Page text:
Results 1-7of 7 Reviews
by Moncada Ireland
March 19, 2011
St. Augustine, Florida
December 14, 2009
From journal A Week in Western Cuba: Havana & More
April 27, 2007
This is by no means an interactive museum, as there are lots of dry displays, but it does give a fascinating insight into life before and during the revolution. There are loads of photographs, almost as if the revolutionaries decided to keep a pictorial record of all the events, and some quite gory ones, too. Certainly some of the uniforms soaked in the blood of the combatant are not to be viewed by the squeamish and, whatever your political view, it underlines the passion and fervour that these revolutionaries felt. Their weaponry and uniforms are fully displayed and, of course, there are numerous photos and references to the iconic Che Guevara. The surprise was when we left the second floor and came onto the first floor we were greeted by life size models of Che and his revolutionary comrade, Camilo Cienfuegos, emerging from the undergrowth in full combat uniform. That kind of brought things to life in a bizarre way.
Ironically, the museum building was originally the presidential palace of Cuba’s dictator, General Batista, and it really is a grand affair. The hall of mirrors on the first floor, the room leading to the infamous balcony, should be looked down on from the upper museum and then gazed at from the vast floor area of the room itself. The views from here down to the sea are also pretty dramatic.
Outside, across a courtyard in the Granma Memorial are the vehicles, planes, and bombs used in the revolution. Of course, taking pride of place is the boat that Castro used when he and his followers travelled from Mexico to Cuba. It’s enshrined in a huge "glass display cabinet" and a couple of guards kept a vigilant eye over all visitors. Many of the adapted vehicles are crude and amateurish and include a flame thrower out of a tractor, an "armor"-plated grocer's van riddled with heavy bullet holes, and a Soviet tank which Fidel unsucceesfully used against counter-revolutionaries. But these were determined fighters who adapted what they had to achieve victory.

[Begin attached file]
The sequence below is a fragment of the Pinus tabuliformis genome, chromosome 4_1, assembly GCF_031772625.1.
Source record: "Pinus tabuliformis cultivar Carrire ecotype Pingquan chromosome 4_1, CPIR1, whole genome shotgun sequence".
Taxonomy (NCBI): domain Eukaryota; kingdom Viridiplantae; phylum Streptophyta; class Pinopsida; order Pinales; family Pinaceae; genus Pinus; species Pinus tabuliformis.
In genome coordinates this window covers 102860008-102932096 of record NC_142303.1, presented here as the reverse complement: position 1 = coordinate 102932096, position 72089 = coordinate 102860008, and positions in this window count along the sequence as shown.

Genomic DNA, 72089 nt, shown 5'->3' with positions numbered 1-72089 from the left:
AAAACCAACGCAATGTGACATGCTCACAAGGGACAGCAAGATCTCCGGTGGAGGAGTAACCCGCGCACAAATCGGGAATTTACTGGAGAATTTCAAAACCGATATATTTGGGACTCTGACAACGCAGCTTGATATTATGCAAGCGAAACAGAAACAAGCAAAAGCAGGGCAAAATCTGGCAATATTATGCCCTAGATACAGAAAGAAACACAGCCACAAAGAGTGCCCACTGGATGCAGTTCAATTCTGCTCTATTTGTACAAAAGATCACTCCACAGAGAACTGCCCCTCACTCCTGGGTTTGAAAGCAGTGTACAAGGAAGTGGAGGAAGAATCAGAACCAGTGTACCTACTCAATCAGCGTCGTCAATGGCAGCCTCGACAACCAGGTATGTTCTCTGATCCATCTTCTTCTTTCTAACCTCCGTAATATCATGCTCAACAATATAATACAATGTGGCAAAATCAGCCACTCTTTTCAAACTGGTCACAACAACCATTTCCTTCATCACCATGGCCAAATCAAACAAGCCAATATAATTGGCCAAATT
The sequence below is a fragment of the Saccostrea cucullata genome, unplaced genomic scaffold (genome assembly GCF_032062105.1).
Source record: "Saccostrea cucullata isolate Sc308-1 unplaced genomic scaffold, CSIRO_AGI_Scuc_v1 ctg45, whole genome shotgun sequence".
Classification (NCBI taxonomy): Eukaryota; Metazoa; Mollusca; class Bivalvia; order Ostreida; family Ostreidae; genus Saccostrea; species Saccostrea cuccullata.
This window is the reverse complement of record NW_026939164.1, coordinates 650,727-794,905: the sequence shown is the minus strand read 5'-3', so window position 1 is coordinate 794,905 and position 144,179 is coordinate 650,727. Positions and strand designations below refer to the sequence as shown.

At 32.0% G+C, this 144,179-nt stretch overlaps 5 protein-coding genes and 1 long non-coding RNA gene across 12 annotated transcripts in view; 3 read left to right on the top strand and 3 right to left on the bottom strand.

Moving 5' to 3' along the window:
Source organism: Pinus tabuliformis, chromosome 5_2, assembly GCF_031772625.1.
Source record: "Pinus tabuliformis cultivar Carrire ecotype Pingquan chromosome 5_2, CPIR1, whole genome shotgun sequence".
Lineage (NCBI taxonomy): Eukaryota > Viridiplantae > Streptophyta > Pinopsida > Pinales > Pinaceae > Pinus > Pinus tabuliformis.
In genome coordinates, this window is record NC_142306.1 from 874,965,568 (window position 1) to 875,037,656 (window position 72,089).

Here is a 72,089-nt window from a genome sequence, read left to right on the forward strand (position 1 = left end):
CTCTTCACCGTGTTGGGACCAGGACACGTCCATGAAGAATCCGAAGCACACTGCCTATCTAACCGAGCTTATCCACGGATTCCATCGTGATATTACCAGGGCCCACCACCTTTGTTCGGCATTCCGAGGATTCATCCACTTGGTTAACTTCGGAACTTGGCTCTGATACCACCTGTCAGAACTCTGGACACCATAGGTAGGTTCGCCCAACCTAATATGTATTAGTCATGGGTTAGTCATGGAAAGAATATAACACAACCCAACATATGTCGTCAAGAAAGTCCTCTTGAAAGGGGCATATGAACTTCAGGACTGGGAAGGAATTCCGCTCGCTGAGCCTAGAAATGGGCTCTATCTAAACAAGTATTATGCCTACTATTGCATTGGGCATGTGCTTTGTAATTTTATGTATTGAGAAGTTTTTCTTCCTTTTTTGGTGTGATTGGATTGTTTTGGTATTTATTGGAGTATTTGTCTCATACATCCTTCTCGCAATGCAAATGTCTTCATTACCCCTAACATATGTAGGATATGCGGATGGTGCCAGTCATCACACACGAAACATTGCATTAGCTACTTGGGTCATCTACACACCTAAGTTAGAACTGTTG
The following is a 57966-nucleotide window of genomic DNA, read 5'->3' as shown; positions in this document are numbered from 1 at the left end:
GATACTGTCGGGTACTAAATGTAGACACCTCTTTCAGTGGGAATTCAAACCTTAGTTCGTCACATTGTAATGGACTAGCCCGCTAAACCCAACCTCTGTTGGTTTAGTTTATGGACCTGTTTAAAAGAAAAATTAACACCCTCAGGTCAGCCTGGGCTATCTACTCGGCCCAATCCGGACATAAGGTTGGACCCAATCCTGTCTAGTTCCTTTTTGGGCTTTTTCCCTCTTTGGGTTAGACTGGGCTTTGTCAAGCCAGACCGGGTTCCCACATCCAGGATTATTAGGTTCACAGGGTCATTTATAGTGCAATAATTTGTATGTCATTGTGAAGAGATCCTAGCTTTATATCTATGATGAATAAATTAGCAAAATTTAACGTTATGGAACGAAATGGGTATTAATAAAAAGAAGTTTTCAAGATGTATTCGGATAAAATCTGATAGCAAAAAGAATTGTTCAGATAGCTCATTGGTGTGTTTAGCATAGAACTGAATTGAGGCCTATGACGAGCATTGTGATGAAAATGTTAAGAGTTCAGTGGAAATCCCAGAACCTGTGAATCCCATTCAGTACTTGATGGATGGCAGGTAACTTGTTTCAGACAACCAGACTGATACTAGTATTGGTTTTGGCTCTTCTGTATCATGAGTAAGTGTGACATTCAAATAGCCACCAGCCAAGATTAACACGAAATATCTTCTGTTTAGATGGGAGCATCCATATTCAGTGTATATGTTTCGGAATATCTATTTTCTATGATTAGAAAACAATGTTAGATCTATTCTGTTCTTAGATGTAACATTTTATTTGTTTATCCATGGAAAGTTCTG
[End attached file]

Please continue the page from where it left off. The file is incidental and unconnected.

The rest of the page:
From journal Havana and its museums
New Jersey, New Jersey
September 19, 2005
From journal A land caught in between: Cuba
Newcastle upon Tyne, England, United Kingdom
January 4, 2005
If the history of the Spanish rule of the island is of more interest, start on the top floors for exhibits and information on the colonial period, moving right up to the wars of independence at the end of the 19th century, which were led by Jose Marti.
The majority of captions are in English and Spanish, and the staff is mostly here to supervise, not to elaborate with extra information.
Crossing the courtyard to the newer annex, you can see (although not very well since it is virtually hidden under a bizarre glass construction) the Granma - the boat that carried Castro, Guevara, and the other rebels to the coast of southern Cuba, where they disembarked to begin the revolutionary struggle. There is also a display of military vehicles used by leading members of the government when the Americans tried to invade by way of the Bay of Pigs in 1961.